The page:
In a world where we so quickly want to label people as either bad or good, these are some things that may provide hope for new ways of thinking and new ways of training and development that nurture ethical and just assessments of one another – even under stress. It’s a reminder that when we jump as a society to want to scapegoat, punish, or shame someone that has done wrong doing – we may be missing key parts of the equation and forgetting that different sets of circumstances could expose different areas of subconscious bias in us as well. It’s a reminder we need to cultivate safe spaces for learning and awareness instead of environments of graceless judgement and accusation.

So there’s a lot of helpful thinks to think about here. There are sections on marketing involving the soda wars I remember early on and why people freaked out when Coke introduced “new coke” and then had to bring back classic coke. it was fascinating how packaging impacts the perception of experience and preference – all things equal. There’s a lot of different ways in which the dynamics of rapid cognition impacts behavior and decision making, but the applications with the greatest social significance to me is that which applies to the dynamics of racism and discrimination as well as who makes for a good leader.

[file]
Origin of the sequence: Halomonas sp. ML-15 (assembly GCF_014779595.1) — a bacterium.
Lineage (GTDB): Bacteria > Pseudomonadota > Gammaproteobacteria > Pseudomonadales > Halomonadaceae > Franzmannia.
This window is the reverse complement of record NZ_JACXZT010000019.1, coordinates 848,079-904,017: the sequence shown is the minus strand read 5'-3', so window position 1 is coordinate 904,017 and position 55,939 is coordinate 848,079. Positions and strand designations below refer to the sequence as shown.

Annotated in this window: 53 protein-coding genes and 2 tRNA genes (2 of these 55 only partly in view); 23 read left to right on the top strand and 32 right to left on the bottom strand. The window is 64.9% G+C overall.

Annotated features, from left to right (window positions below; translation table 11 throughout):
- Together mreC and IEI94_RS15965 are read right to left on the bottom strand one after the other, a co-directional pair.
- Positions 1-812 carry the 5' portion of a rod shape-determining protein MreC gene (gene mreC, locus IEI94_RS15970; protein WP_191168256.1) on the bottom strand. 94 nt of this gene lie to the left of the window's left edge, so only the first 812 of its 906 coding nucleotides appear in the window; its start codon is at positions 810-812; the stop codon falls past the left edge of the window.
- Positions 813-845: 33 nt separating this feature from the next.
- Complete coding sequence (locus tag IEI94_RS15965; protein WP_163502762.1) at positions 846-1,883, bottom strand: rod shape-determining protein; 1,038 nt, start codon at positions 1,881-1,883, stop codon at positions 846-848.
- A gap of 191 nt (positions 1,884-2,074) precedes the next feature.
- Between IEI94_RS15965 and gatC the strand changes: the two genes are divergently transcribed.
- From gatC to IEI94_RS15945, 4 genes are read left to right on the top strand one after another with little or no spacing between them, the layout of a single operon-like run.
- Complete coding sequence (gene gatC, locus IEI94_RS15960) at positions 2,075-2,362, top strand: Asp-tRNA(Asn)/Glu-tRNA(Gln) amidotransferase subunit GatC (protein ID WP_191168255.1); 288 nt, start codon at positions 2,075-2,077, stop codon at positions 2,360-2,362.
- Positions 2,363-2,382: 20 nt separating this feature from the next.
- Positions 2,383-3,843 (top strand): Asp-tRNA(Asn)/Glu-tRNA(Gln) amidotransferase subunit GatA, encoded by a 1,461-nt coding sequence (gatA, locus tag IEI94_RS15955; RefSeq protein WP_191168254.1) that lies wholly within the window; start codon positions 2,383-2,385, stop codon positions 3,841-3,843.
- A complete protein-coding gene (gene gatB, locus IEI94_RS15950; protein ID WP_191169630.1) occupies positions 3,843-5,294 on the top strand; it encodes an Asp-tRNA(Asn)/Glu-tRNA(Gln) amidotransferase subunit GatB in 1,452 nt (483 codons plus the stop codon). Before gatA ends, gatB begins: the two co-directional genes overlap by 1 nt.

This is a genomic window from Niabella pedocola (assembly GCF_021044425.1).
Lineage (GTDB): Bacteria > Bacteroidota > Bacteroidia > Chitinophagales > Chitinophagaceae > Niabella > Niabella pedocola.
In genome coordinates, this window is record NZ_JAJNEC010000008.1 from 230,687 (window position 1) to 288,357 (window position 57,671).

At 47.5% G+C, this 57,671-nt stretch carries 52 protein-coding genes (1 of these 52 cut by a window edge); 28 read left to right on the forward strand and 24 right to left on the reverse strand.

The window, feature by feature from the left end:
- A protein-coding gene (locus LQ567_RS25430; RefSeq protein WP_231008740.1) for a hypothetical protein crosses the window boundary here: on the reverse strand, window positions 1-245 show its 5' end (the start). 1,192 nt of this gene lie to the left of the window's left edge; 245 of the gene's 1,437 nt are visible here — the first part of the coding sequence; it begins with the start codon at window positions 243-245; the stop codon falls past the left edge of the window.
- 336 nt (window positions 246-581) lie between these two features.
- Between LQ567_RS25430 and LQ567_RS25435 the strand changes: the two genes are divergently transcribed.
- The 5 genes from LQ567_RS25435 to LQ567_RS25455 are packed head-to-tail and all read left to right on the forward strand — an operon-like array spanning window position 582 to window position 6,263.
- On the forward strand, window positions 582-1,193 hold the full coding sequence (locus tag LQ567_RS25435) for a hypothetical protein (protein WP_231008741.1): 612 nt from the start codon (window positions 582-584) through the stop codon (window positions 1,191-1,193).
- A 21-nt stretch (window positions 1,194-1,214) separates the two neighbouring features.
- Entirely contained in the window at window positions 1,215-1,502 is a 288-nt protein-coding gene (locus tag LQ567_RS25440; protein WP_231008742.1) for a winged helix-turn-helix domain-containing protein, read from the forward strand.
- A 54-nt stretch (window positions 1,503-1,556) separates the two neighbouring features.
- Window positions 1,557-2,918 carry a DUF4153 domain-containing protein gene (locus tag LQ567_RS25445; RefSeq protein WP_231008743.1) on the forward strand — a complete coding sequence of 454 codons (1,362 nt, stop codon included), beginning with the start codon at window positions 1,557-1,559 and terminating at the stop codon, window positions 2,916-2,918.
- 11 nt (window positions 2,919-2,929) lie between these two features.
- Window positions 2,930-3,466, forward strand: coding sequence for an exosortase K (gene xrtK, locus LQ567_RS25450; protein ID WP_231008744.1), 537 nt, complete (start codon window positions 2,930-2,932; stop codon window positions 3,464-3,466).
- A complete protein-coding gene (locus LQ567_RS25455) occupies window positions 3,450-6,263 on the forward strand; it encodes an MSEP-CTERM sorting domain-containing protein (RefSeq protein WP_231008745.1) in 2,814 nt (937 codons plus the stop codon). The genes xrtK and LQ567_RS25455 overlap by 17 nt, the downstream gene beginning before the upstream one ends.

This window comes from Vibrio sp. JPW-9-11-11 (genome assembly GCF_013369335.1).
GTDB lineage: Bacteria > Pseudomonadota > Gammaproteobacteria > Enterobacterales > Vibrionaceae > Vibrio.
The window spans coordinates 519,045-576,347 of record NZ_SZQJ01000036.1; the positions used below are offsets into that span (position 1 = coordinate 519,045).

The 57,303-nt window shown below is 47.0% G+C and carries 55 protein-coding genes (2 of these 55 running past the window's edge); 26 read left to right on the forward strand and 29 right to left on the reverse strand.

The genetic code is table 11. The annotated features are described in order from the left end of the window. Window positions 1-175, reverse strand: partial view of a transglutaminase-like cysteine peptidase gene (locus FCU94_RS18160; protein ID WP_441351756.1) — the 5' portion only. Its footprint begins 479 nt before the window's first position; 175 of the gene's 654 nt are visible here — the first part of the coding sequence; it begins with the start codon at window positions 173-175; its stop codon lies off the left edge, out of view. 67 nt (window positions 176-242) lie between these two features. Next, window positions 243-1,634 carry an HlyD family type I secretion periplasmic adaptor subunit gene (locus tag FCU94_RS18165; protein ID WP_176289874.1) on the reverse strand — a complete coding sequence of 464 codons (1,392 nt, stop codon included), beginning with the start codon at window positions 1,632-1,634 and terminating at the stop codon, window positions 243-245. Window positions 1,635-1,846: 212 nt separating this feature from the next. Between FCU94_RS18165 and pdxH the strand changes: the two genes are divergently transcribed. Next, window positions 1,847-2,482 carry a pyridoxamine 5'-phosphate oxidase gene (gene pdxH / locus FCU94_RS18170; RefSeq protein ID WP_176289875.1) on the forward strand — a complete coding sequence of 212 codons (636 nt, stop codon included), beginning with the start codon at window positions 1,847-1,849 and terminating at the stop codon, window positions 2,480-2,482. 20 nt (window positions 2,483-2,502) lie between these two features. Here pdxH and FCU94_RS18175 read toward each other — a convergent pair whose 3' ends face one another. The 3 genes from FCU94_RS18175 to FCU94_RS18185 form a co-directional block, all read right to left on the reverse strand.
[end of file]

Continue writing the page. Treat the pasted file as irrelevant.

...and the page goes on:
Quick Review: Community – The Structure of Belonging

I finished Peter Block’s Community: The Structure of Belonging last week and want to share some of his thoughts if it interests you. This book essentially is about community development and transformation. Block’s style is often theoretical and heady in its content and tone, yet there is a real commitment to organizing work and life around the dignity of human beings and the impact of relationships and organizing efforts on that dignity. This is one of the things I like about Block in his books.